Wednesday, October 5, 2016

Shaun Walker - The murder that killed free media in Russia

A decade after the assassination of Anna Politkovskaya, news organisations increasingly avoid topics that could anger the Kremlin.
No other reporter has been assigned Anna Politkovskaya’s desk in Novaya Gazeta’s newsroom. It remains as a memorial, alongside her photograph and those of other murdered journalists at the newspaper, and as a reminder of the danger of the work.

Ten years after Politkovskaya was shot in the lobby of her apartment block in Moscow, Novaya Gazeta continues to be one of the few outlets for hard-hitting independent journalism in Russia. Its reporters still work from the North Caucasus, one the most dangerous part of the region.

In September, Elena Kostyuchenko, a reporter with Novaya, travelled to Beslan in North Ossetia to cover the 12th anniversary of the siege in which 334 people died, including 186 children.
Politkovskaya had attempted to make the same journey back in 2004, but fainted on the plane on her way there. Doctors believe she was poisoned to prevent her from reporting. Nevertheless, Novaya worked tirelessly to investigate what happened at Beslan, and published a number of reports suggesting explosives planted by Russian special forces to try to end the siege had been responsible for many of the deaths.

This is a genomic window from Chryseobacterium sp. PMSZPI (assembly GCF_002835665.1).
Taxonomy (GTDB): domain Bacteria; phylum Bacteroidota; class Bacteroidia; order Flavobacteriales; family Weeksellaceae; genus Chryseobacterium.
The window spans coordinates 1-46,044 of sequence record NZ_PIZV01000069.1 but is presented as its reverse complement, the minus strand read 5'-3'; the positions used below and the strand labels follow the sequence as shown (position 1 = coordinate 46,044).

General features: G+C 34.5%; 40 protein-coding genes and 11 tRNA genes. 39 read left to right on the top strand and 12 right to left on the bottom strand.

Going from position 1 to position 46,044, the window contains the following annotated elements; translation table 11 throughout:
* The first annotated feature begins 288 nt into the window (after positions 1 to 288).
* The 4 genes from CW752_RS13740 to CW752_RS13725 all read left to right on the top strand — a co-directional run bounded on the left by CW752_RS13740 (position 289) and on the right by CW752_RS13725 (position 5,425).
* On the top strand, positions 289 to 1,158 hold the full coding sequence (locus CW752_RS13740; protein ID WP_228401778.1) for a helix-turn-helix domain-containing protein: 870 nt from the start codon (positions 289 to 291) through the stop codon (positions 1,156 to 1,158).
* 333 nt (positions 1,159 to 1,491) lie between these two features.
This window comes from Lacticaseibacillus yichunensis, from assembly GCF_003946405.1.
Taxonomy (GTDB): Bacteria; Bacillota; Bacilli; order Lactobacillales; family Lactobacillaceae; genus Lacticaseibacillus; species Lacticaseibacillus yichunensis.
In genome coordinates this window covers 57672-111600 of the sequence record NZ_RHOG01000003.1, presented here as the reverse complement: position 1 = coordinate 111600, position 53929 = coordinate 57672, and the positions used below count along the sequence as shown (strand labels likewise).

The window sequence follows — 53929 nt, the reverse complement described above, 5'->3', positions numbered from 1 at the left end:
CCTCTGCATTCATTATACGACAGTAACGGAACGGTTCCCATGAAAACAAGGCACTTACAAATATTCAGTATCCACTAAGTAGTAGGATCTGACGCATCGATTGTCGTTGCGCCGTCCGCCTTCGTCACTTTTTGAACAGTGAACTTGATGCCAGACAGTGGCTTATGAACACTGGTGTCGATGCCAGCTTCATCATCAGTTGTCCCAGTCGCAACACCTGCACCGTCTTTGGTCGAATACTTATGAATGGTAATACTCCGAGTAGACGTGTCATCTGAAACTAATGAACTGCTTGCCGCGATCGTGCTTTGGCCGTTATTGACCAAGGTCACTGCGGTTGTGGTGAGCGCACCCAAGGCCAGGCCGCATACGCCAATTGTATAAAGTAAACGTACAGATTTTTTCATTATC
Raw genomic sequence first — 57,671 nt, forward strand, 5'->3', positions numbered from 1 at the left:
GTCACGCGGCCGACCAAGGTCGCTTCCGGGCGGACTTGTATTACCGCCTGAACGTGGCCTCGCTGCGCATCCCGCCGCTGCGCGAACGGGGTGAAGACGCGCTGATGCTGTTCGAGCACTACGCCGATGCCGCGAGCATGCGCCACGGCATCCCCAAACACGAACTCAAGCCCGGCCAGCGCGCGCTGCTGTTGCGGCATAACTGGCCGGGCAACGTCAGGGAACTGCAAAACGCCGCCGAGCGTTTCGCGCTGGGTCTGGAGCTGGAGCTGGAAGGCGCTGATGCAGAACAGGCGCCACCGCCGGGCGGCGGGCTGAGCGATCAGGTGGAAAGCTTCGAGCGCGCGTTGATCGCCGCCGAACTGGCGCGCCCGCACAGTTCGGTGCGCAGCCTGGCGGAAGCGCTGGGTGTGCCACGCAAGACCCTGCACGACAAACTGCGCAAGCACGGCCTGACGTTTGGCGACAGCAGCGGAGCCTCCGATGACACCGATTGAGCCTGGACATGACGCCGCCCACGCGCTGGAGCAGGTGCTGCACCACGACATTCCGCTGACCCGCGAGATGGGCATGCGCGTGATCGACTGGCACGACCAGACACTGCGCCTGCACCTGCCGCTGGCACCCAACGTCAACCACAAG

This September, a number of mothers of victims, who have long campaigned for an independent investigation into the events of the siege, planned a protest to mark the anniversary and wore T-shirts bearing the words: “Putin is the butcher of Beslan”. Kostyuchenko and a photographer who went to cover the event were followed, intimidated, doused in green paint and beaten up during their time in the town. Kostyuchenko spent a week in hospital with concussion after being hit in the head.
Despite being just 29, Kostyuchenko has already worked for Novaya for 11 years. Her stories include one of the most detailed accounts of the mechanisms by which Russians fought in the contested regions of east Ukraine.

She started writing for the local newspaper in her home town of Yaroslavl as a teenager as a way to make ends meet. “I thought what I was doing was journalism. Then one day when I was about 15 I bought Novaya Gazeta from a kiosk while I was waiting for the dentist, and started to read one of Politkovskaya’s stories about Chechnya. I was in shock and my world was turned upside down. I understood I didn’t know anything about our country. I decided that if I wanted to be a journalist I would have to work for Novaya Gazeta.”

She went to Moscow to study and applied to work at the paper; she has been there ever since. In her first months at the newspaper, Kostyuchenko was too scared to approach Politkovskaya, because she felt too young and inexperienced. “I was scared of looking silly. I thought that I would first become a good journalist, do some work I could be proud of, and then tell her how her writing changed my life.” She never got the chance.